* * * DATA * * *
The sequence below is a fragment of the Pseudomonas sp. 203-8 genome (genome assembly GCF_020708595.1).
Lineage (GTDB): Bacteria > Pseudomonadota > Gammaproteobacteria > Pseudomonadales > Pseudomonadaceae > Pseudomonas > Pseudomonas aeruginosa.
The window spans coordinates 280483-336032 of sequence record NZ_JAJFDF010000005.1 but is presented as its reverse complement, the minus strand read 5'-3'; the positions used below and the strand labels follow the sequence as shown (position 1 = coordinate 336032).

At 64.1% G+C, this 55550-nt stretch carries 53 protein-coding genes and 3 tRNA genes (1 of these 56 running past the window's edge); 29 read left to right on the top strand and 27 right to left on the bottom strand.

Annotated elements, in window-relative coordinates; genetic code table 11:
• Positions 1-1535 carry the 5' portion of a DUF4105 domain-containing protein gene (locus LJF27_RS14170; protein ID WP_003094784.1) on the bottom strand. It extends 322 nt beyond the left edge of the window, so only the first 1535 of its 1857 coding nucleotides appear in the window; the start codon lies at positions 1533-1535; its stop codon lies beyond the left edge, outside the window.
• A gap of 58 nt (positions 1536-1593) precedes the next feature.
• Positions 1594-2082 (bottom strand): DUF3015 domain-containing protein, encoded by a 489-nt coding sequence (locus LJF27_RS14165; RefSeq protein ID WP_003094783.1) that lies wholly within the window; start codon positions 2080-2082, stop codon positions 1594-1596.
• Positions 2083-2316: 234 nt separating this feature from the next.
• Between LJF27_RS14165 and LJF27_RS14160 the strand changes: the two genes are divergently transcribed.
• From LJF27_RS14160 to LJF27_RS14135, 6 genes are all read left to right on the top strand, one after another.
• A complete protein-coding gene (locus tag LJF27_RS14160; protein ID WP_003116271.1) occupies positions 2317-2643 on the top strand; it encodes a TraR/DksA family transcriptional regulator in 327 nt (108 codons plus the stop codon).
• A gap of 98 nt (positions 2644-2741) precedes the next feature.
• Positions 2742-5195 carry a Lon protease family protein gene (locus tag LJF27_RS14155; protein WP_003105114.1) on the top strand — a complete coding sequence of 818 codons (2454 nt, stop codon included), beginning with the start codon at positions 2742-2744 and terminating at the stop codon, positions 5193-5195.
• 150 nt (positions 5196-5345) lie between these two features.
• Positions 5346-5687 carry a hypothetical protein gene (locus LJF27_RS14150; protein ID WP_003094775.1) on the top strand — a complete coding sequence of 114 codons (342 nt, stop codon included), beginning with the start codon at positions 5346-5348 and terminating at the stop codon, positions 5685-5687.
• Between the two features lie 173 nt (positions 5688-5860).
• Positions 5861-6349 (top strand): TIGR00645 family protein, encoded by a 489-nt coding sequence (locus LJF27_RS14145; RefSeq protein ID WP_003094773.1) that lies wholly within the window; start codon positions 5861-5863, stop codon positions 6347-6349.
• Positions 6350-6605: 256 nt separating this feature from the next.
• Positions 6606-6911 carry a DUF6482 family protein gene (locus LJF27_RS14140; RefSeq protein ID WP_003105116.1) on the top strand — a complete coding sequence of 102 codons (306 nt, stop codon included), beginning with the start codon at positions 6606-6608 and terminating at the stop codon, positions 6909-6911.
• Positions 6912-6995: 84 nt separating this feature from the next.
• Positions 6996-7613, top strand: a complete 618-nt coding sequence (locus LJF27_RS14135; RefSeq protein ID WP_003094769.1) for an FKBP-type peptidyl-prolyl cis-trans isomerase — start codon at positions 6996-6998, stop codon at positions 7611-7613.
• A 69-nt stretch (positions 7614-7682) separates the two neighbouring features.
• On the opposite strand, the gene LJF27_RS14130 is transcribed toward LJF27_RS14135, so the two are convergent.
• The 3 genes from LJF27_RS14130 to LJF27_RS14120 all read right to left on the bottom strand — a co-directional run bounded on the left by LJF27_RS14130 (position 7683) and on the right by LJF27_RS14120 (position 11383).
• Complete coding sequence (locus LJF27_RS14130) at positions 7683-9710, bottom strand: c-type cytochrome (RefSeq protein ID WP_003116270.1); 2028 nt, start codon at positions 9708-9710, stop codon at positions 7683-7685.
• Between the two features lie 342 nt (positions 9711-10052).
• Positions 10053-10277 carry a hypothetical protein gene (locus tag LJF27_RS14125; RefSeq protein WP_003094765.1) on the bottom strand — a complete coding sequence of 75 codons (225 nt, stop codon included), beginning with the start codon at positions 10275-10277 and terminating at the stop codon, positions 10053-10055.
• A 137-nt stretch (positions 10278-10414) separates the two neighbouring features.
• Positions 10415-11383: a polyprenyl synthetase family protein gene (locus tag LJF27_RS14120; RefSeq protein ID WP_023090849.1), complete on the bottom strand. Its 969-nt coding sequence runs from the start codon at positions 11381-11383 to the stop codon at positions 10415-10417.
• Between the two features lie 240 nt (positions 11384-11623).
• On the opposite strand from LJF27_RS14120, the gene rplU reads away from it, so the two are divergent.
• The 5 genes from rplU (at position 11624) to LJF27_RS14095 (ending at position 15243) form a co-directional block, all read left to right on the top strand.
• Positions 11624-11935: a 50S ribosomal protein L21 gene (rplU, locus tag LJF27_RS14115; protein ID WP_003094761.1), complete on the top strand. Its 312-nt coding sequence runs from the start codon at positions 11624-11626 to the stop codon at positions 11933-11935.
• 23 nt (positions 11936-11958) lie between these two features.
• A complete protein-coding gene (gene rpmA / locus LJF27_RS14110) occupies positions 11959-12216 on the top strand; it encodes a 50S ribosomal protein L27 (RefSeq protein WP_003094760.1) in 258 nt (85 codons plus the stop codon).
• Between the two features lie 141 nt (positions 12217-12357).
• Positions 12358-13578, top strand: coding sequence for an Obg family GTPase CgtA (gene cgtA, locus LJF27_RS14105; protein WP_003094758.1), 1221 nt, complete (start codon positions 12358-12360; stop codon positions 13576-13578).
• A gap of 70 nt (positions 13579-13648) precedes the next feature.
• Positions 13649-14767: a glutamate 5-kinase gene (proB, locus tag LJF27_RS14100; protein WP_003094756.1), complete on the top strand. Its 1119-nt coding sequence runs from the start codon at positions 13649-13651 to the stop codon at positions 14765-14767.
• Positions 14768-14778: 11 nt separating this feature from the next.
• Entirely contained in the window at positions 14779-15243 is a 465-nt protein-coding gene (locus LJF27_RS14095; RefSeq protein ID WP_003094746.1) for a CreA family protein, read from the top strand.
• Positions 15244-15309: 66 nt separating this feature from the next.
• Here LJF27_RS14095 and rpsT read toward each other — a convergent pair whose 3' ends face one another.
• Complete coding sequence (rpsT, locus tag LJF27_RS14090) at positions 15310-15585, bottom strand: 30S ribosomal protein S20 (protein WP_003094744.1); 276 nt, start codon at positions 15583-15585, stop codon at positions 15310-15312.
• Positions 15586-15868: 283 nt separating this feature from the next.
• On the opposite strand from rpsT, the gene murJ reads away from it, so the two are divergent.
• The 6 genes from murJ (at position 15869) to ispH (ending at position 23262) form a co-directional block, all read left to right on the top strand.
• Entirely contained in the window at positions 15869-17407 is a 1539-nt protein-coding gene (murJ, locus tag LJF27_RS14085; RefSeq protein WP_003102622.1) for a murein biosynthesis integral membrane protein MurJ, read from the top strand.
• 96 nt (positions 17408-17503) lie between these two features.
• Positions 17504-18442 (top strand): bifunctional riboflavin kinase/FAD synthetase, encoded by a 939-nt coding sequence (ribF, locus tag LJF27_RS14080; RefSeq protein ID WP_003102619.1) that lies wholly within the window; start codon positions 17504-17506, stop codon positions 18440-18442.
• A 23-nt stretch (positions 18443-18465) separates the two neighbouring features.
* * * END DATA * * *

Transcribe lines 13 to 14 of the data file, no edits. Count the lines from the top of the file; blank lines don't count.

• A gap of 98 nt (positions 2644-2741) precedes the next feature.
• Positions 2742-5195 carry a Lon protease family protein gene (locus tag LJF27_RS14155; protein WP_003105114.1) on the top strand — a complete coding sequence of 818 codons (2454 nt, stop codon included), beginning with the start codon at positions 2742-2744 and terminating at the stop codon, positions 5193-5195.